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Grapes Romanoff “24”

Monday, May 24th, 2010

20th Century Fox

The idea for this post came from Kathleen O’Quinn Jacobs of Macon, Georgia. Kathleen is one of my internet pen pals. I “met” her when she sold me a CD full of recipes and images from old movie magazines on eBay. (You’ll see some of them soon!)
Kathleen and her husband Jake love the television series 24. Knowing that I enjoy linking recipes to TV programs, she told me of their practice of nibbling on something special each year during the season finale of 24.
Since no one eats during the series (Kiefer Sutherland’s character, Jack Bauer, and his colleagues are too busy running around saving and shooting each other) the two have had to provide their own recipes.
Several years ago they came up with the idea of making something from a country featured in the previous season’s plot line for each finale.
Over the eight seasons of the series Kathleen and Jake have sampled Hungarian, Middle Eastern, and Mexican dishes, to name a few. This year Russians have resurfaced on the show so Kathleen is making Grapes Romanoff.
I haven’t been as faithful a viewer as Kathleen and Jake, but I have to admit to a certain fascination with 24.
I know that the “real time” gimmick is ridiculous. I haven’t spent much time in Los Angeles, but I do know that it can take hours to traverse Washington and New York, the settings of the last two years’ alleged 24-hour scenarios. Nevertheless, I’m willing to spend disbelief.
Here’s why: The producers have been astute over the years in courting a variety of audiences, not just lovers of action.
I am NOT an action fan. I find hero Jack Bauer really, really tedious. At least half (often more) of each episode is devoted to shots of Jack as he shoots people, blows up buildings, tortures bad guys, and so forth.
And the man has absolutely no sense of humor—probably because he never sleeps, eats, or goes to the bathroom.

20th Century Fox

So I push the fast-forward button on my DVR and skip straight to the good stuff.
That good stuff, as far as I’m concerned, comes when the storyline gets to the wonderful character actors who seem to find their way into each season’s narrative.
Over the years such luminaries as Dennis Hopper, Powers Boothe, James Cromwell, and Jon Voight—to name a few–have popped in (usually as bad guys) to sweeten the storyline.
And then the women come onscreen……..
Jack finds romantic interest only with skinny, rather tense babes. He has to deal professionally, however, with substantial women who are a force to be reckoned with.
The restrained yet authoritative Jayne Atkinson played Karen Hayes, who went from serving as the head of the fictional counter-terrorism unit to working as the president’s national-security adviser, in Seasons 6 and 7.

Jack’s ongoing friend and coworker Chloe O’Brian (Mary Lynn Rajskub) is blunt, smart, quirky, and ethical—if a bit too loyal to Jack for my taste. 

Cherry Jones (20th Century Fox)

One of my favorite stage actresses, Cherry Jones, has brought gravity to the series over the past two seasons as President Allison Taylor.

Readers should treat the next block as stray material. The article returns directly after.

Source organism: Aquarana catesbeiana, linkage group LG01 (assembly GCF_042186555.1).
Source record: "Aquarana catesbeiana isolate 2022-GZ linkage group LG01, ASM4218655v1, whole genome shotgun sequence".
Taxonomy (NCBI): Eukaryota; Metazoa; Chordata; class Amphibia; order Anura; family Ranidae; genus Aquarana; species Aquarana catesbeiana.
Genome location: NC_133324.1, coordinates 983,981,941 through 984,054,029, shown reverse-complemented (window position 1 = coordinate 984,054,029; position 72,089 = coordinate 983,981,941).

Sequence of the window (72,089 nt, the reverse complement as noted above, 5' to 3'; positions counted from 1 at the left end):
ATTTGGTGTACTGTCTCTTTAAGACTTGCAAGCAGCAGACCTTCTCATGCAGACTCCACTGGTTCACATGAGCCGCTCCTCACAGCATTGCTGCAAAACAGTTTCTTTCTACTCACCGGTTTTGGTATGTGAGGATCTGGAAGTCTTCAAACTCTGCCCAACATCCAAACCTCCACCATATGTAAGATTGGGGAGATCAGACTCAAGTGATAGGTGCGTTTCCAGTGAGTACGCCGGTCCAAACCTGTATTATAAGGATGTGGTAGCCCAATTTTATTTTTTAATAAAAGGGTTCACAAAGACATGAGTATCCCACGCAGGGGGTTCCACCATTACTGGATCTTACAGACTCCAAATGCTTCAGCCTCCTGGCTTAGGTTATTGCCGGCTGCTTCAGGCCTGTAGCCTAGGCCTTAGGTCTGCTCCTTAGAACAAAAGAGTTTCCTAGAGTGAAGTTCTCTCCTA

I’m disappointed with what has happened to her character lately (my fellow viewers will know that the once ultra-honest President Taylor was easily led into abusing her powers by the Rasputin-like former President Logan), but I can’t help enjoying her performance anyway.
Most gloriously of all, the radiant Jean Smart completely stole Season 5 as troubled first lady Martha Logan. Martha was in turn paranoid (with good reason, it turned out), furious, pathetic, and strong. She was gorgeous throughout.
So despite the tedium of Jack’s shoot-‘em-up moments, despite the ridiculousness of many of the plot lines, I’ll miss 24 after this evening’s series finale.
I may just cry into my grapes a little tonight.
I forgot to ask Kathleen for guidance in preparing these grapes. I have a feeling I added a bit more sauce to the grapes than was required! It’s hard to make just a little sauce, however.
Even now I have leftover sour cream. Can Strawberries Romanoff be far behind?
1/2 cup sour cream
1/4 cup brown sugar, firmly packed
24 whole red seedless grapes
Lightly combine the sour cream and brown sugar. Stir them gently into the grapes. Let stand a minute or two; then serve.
Serves 2. (Jack Bauer could probably eat the grapes all by himself at the end of a busy day.) 

In keeping with the grape theme, Kathleen sent me this vintage image of actress Betty Compson sipping grape soda. Jack Bauer would be a happier character if he could share her drink.

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A Program Note

Thursday, May 20th, 2010

Iris Barry, c. 1940. Photograph by George Platt Lynes (Courtesy of MoMA)

Those of you who enjoyed my post in February about film critic and curator Iris Barry may be interested in attending a Barry-themed film series taking place right now at New York’s Museum of Modern Art.
Iris Barry: Re-View features films Barry chose for a program at Hartford’s Wadsworth Atheneum in 1933 that would gauge public interest in film as an art form. The program paved the way for MoMA’s film library, which Barry went on to curate.
The series also includes the Mae West classic She Done Him Wrong (showing tonight!).
If I had time, I’d make you a Mae West recipe. I promise to figure out a way to include one on these pages soon. In the meantime, I hope New York-area readers will try to make it to some of the films this weekend.

Here’s the link to the Museum’s information on this series……….